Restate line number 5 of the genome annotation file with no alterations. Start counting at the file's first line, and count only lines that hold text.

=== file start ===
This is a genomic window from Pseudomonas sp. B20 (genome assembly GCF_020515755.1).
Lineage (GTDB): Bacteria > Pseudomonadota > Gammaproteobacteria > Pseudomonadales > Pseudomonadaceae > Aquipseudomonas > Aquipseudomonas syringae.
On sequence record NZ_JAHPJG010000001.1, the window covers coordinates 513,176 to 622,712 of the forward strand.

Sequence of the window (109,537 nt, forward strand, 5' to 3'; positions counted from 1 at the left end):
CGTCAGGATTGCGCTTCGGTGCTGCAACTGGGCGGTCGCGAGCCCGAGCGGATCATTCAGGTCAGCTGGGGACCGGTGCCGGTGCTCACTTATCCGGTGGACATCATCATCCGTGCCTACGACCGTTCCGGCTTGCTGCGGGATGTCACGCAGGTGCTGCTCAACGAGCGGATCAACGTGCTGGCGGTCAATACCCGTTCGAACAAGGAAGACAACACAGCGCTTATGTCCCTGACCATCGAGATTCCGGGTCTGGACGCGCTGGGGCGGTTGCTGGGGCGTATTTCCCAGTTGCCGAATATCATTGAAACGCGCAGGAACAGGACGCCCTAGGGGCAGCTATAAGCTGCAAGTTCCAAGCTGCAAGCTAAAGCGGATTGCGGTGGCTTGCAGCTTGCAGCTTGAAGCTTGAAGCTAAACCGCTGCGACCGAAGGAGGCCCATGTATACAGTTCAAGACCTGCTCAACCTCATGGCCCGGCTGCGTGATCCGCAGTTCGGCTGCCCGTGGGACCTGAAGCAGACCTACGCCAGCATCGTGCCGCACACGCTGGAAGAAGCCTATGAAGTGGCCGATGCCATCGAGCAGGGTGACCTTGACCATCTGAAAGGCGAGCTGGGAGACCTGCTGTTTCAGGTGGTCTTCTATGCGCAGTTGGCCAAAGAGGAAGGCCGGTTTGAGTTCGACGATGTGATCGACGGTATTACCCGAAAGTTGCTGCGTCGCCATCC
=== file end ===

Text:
CGTCAGGATTGCGCTTCGGTGCTGCAACTGGGCGGTCGCGAGCCCGAGCGGATCATTCAGGTCAGCTGGGGACCGGTGCCGGTGCTCACTTATCCGGTGGACATCATCATCCGTGCCTACGACCGTTCCGGCTTGCTGCGGGATGTCACGCAGGTGCTGCTCAACGAGCGGATCAACGTGCTGGCGGTCAATACCCGTTCGAACAAGGAAGACAACACAGCGCTTATGTCCCTGACCATCGAGATTCCGGGTCTGGACGCGCTGGGGCGGTTGCTGGGGCGTATTTCCCAGTTGCCGAATATCATTGAAACGCGCAGGAACAGGACGCCCTAGGGGCAGCTATAAGCTGCAAGTTCCAAGCTGCAAGCTAAAGCGGATTGCGGTGGCTTGCAGCTTGCAGCTTGAAGCTTGAAGCTAAACCGCTGCGACCGAAGGAGGCCCATGTATACAGTTCAAGACCTGCTCAACCTCATGGCCCGGCTGCGTGATCCGCAGTTCGGCTGCCCGTGGGACCTGAAGCAGACCTACGCCAGCATCGTGCCGCACACGCTGGAAGAAGCCTATGAAGTGGCCGATGCCATCGAGCAGGGTGACCTTGACCATCTGAAAGGCGAGCTGGGAGACCTGCTGTTTCAGGTGGTCTTCTATGCGCAGTTGGCCAAAGAGGAAGGCCGGTTTGAGTTCGACGATGTGATCGACGGTATTACCCGAAAGTTGCTGCGTCGCCATCC